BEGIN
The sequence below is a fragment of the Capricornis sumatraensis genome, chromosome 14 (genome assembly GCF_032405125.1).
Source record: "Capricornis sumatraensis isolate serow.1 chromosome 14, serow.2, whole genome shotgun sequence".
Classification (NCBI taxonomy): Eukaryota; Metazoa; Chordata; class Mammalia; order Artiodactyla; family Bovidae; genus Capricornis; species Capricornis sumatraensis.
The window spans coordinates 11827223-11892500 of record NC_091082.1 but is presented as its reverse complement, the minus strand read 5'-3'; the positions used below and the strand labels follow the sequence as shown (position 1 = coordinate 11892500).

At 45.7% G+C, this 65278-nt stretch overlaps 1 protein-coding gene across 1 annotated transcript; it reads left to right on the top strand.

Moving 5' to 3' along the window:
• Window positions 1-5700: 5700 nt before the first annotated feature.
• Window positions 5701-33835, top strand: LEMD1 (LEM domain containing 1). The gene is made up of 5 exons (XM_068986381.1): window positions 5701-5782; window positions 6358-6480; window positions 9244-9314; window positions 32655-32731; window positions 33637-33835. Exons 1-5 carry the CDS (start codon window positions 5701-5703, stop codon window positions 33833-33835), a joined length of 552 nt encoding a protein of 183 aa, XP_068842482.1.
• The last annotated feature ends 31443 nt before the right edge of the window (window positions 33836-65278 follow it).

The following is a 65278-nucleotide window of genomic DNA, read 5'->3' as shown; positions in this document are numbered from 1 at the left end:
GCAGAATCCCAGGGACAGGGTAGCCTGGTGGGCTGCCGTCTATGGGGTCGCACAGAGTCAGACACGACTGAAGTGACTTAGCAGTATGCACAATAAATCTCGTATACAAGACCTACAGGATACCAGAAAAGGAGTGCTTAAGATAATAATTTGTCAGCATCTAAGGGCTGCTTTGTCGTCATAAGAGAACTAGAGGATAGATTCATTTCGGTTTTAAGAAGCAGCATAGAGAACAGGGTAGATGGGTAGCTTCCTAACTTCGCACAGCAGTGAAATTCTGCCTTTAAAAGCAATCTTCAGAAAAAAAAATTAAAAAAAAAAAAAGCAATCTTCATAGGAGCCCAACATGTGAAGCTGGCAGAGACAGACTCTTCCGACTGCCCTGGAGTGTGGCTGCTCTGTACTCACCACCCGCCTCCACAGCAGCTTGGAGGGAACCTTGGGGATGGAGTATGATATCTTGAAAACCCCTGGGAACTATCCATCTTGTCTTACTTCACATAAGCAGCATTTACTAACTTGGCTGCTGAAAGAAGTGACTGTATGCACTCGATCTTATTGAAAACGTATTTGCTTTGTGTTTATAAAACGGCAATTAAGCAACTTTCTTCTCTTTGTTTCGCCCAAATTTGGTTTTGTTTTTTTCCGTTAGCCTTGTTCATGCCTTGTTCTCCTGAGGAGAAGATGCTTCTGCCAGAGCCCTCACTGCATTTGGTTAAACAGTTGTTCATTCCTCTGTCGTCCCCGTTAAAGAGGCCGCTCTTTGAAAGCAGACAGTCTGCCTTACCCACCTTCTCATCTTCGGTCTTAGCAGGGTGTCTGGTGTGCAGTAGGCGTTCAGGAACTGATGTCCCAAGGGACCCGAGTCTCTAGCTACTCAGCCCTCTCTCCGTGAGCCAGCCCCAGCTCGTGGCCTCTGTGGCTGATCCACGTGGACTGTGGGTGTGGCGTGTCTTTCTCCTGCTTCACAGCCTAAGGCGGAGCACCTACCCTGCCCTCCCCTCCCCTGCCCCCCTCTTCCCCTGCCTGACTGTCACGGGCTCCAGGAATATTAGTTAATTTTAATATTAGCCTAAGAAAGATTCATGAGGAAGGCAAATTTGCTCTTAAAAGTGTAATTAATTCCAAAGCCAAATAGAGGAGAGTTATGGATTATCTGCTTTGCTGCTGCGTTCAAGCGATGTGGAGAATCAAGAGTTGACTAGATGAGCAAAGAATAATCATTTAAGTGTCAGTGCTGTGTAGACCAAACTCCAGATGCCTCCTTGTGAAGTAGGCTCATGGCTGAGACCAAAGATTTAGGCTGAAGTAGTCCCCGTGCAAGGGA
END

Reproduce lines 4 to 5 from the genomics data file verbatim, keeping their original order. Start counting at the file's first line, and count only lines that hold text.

The window spans coordinates 11827223-11892500 of record NC_091082.1 but is presented as its reverse complement, the minus strand read 5'-3'; the positions used below and the strand labels follow the sequence as shown (position 1 = coordinate 11892500).

At 45.7% G+C, this 65278-nt stretch overlaps 1 protein-coding gene across 1 annotated transcript; it reads left to right on the top strand.